Even the movie’s title came from one of Ringo’s fortunate malapropisms. A Hard Day’s Night presents a realm in which the Beatles (who are more or less the exclusive representatives of their generational cohort) appear to be the only sane inhabitants. On one hand, the foursome are skeptical children in a ridiculous adult world; on the other, as parents don’t exist and the band’s admirers are mainly preadolescent kids, the Beatles appear as that world’s only possible role models and authorities. (They are helped here by two memorable comic performances: Victor Spinelli’s dithering TV director and, particularly, Wilfrid Brambell’s turn as Paul’s obstreperous and programmatically juvenile grandfather.)

A Hard Day’s Night had its British premiere in July 1964 (a few purists compared it unfavorably with the Maysles brothers’ authentic verité documentary of the Beatles in America) and its even more rapturous U.S. opening a month later. New York Times critic Bosley Crowther began his review on a cautionary note: “This is going to surprise you. It may knock you right out of your chair—but the new film with those incredible chaps, the Beatles, is a whale of a comedy. I wouldn’t believe it either, if I hadn’t seen it with my own astonished eyes.” Elsewhere, the movie was compared (a bit condescendingly) to Citizen Kane, and the Beatles were commonly, if misleadingly, hailed as the new Marx Brothers. Not since Mickey Mouse had a pop phenomenon so captivated the intelligentsia.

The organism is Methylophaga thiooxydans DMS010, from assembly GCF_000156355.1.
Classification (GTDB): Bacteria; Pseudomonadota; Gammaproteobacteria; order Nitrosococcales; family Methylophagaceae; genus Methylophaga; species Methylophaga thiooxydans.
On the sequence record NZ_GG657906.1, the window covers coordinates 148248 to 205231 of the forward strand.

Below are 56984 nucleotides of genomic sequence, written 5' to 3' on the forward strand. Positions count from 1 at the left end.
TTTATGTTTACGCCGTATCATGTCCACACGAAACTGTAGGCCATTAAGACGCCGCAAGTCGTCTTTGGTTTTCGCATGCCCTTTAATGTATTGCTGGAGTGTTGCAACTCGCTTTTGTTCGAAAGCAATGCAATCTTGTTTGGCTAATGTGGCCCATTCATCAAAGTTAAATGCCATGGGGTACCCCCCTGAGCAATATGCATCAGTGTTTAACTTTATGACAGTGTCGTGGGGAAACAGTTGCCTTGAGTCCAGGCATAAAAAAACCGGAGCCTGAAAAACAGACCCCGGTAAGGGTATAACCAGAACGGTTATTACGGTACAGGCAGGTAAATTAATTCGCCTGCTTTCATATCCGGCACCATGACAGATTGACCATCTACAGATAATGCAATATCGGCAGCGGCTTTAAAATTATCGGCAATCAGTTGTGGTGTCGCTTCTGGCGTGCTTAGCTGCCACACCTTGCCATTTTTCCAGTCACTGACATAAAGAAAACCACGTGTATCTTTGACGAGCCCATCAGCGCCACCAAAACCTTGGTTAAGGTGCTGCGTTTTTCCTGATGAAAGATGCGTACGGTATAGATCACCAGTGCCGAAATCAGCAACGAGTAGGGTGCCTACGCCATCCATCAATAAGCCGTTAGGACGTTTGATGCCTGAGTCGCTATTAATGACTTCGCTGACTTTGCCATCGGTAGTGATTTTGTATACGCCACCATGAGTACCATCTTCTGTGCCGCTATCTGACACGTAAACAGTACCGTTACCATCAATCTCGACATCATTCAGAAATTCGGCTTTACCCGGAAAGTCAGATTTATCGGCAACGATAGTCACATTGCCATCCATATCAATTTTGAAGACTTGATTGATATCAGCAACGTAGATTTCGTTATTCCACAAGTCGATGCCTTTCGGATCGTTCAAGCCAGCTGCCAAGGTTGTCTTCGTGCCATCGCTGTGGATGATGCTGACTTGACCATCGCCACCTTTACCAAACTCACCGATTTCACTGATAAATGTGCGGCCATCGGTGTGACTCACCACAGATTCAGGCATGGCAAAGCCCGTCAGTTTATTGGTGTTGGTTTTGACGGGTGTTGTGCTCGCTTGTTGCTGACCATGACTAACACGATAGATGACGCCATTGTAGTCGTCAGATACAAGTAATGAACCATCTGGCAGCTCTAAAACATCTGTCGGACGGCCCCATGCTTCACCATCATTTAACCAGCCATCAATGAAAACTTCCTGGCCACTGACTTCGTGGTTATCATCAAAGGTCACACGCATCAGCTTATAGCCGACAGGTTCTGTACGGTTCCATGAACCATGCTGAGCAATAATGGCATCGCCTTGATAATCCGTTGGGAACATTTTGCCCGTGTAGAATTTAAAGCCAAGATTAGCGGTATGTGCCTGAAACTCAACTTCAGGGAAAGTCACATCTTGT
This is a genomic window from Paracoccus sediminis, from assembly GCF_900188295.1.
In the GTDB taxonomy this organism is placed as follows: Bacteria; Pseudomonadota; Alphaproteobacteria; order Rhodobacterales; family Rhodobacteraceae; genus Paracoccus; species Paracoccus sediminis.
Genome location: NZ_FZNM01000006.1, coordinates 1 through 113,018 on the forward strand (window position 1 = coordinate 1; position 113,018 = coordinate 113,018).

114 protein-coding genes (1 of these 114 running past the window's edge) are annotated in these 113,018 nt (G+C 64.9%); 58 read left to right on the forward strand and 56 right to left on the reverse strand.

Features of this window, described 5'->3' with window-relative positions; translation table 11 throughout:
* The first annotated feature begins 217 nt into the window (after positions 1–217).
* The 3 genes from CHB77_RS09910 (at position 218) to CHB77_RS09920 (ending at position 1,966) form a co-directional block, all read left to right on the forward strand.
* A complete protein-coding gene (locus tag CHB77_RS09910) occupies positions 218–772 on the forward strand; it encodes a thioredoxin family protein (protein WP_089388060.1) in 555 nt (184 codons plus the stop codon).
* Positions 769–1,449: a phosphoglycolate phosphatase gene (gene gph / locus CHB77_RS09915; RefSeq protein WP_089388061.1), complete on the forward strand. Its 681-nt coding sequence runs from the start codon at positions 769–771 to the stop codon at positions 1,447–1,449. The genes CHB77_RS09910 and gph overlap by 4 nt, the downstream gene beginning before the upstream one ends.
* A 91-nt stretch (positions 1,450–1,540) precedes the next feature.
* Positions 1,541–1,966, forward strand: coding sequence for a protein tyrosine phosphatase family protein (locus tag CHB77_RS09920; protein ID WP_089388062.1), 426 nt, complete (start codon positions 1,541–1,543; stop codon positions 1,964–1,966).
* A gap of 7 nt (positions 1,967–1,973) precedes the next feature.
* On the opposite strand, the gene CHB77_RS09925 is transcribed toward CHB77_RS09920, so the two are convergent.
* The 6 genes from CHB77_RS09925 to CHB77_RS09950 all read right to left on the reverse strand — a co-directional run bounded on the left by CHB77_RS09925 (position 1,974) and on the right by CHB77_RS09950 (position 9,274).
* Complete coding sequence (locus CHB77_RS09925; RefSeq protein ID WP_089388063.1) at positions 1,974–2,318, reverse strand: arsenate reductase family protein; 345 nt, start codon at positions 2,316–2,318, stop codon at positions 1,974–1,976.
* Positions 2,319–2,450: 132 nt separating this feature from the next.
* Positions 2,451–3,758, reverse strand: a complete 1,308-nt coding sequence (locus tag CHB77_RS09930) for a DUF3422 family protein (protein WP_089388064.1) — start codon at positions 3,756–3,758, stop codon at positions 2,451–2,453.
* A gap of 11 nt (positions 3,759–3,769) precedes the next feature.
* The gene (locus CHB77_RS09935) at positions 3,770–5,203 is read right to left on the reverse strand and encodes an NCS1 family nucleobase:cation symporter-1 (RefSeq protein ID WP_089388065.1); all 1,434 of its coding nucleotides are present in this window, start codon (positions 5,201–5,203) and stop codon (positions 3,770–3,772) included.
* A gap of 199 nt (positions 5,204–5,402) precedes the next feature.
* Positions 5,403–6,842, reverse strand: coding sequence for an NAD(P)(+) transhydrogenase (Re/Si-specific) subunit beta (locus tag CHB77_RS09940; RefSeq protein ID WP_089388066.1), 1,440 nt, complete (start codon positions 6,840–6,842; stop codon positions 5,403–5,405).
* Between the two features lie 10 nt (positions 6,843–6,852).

Although the movie was much commented on for its frantic handheld camera, Lester settles down drastically after the first scene into a succession of strategic aerial overheads and undercranked antics. Much of the humor, some of it still fresh, is predicated on the deadpan Liverpudlian reiteration of running jokes, as well as comic pursuits and funny faces. There is an abundance of adorable close-ups. For all their apparent relaxed spontaneity, the boys—or at least John and Paul—can be annoyingly smug. Still, possessing a new sort of infectious happy cool, these neophyte movie stars seem supremely poised. (In this they were helped by the filmmakers’ willingness to indulge on-set Beatle improvisation and, even more, by a montage constructed to showcase clever one-liners in individual shots.)

A Hard Day’s Night served to integrate the Beatles into the nouvelle vague. More than simply the deployment of kicky, “now” technique, this was a matter of attitude. Like the principal characters in Breathless or Shoot the Piano Player, perhaps even more so, the Beatles are characters who are blatantly living in a movie. A Hard Day’s Night is all about image—cameras and TV monitors are near ubiquitous. What’s amazing from the perspective of 2000 is that this self-reflexivity hardly seems cynical. Indeed, the term guileless is barely innocent enough to describe these prehistoric antics.